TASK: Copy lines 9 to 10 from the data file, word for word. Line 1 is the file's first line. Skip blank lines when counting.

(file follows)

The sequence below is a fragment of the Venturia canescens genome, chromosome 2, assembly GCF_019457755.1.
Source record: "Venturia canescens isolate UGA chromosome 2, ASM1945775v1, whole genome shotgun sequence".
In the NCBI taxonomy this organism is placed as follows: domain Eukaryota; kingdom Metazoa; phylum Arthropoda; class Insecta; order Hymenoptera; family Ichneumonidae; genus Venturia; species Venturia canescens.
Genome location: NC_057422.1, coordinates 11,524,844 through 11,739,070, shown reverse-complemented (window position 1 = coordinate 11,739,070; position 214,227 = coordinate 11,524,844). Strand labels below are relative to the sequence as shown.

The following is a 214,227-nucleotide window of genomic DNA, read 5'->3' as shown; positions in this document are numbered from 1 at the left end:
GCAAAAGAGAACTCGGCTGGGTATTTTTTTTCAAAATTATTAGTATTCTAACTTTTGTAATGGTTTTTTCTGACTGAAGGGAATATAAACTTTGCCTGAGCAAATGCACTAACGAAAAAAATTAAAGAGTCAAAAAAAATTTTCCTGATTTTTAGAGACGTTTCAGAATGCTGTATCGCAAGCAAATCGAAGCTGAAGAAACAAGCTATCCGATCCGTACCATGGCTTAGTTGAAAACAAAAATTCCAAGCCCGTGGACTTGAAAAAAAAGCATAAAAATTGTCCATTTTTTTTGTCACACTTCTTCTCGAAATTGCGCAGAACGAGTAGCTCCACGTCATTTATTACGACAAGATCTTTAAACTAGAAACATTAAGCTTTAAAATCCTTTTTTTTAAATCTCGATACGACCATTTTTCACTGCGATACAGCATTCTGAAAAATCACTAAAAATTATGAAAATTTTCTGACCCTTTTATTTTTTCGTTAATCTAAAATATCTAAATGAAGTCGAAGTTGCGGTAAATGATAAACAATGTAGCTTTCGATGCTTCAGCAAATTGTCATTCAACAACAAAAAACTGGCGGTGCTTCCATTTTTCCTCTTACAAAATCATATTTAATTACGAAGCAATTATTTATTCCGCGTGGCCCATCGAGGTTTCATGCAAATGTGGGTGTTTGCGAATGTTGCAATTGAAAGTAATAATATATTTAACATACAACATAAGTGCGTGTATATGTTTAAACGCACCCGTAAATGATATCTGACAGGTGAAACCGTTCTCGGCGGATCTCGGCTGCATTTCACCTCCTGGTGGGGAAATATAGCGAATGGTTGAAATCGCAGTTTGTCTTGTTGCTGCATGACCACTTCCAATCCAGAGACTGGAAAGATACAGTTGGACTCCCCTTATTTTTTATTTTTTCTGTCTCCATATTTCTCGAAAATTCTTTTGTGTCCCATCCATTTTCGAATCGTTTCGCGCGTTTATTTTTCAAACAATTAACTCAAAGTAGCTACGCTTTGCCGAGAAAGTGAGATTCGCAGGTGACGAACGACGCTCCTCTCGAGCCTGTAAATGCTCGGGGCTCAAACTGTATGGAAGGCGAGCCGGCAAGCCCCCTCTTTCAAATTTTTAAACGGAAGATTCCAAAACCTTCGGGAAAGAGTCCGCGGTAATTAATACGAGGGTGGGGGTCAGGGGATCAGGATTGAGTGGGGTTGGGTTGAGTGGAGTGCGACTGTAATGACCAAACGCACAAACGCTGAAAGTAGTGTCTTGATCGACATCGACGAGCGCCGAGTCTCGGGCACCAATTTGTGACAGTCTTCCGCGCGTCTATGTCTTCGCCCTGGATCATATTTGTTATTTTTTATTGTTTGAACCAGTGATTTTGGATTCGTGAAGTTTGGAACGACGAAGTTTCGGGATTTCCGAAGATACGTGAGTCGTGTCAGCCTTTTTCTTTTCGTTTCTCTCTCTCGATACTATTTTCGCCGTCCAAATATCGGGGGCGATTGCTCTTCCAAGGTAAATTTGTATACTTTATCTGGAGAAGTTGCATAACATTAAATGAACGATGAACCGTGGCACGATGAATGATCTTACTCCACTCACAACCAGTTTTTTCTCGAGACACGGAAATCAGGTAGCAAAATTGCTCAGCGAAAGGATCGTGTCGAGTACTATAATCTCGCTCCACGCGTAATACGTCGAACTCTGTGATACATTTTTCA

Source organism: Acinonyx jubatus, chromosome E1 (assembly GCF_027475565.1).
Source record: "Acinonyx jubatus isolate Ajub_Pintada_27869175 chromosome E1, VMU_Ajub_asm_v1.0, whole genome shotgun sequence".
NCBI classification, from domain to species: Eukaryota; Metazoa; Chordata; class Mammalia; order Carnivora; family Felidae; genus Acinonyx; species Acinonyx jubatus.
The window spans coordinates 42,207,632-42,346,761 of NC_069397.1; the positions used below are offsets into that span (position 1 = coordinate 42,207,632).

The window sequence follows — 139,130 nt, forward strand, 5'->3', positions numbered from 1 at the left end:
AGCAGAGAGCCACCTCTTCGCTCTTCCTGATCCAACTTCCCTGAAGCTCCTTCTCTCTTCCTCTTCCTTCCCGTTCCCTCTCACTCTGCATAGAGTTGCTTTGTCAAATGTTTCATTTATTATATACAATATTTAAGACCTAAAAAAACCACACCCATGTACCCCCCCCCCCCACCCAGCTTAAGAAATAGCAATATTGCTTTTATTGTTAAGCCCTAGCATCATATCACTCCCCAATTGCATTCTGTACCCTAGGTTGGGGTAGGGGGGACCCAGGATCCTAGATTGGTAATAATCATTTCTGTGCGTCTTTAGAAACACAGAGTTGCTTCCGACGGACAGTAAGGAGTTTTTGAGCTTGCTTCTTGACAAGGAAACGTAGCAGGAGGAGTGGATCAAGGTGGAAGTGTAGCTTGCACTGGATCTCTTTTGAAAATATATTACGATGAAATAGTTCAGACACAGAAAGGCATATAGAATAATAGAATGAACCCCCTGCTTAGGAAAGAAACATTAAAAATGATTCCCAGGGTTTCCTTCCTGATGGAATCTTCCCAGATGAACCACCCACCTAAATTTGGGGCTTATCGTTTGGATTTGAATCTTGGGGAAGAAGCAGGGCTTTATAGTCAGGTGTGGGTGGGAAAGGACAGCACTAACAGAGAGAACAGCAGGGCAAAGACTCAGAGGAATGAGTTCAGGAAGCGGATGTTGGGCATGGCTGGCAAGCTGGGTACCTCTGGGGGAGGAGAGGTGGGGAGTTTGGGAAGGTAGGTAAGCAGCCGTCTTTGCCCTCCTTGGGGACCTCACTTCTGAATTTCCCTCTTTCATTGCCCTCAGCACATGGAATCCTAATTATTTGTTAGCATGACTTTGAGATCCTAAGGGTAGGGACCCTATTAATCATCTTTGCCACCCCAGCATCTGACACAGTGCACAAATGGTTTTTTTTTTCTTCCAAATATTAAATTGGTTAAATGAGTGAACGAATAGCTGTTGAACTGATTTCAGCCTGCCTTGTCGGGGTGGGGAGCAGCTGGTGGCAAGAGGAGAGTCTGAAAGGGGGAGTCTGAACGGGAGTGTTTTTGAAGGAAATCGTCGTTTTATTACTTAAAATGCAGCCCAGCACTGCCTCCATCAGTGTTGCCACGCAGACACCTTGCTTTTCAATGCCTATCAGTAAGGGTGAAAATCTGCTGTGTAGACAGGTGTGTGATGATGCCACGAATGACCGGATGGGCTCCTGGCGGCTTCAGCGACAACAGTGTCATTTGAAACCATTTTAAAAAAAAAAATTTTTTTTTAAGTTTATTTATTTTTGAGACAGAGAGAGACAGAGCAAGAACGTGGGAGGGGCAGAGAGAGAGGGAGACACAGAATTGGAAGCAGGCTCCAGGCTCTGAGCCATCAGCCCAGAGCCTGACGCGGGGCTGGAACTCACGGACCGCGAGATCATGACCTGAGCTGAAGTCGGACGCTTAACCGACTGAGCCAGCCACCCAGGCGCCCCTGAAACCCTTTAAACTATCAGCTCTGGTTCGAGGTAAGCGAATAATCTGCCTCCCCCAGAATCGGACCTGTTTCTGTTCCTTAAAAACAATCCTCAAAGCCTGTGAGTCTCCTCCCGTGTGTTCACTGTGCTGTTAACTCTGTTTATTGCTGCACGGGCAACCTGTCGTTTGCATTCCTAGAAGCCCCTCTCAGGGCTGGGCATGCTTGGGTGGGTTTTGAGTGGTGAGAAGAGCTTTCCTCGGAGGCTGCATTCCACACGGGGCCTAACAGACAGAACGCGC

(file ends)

NCBI classification, from domain to species: Eukaryota; Metazoa; Chordata; class Mammalia; order Carnivora; family Felidae; genus Acinonyx; species Acinonyx jubatus.
The window spans coordinates 42,207,632-42,346,761 of NC_069397.1; the positions used below are offsets into that span (position 1 = coordinate 42,207,632).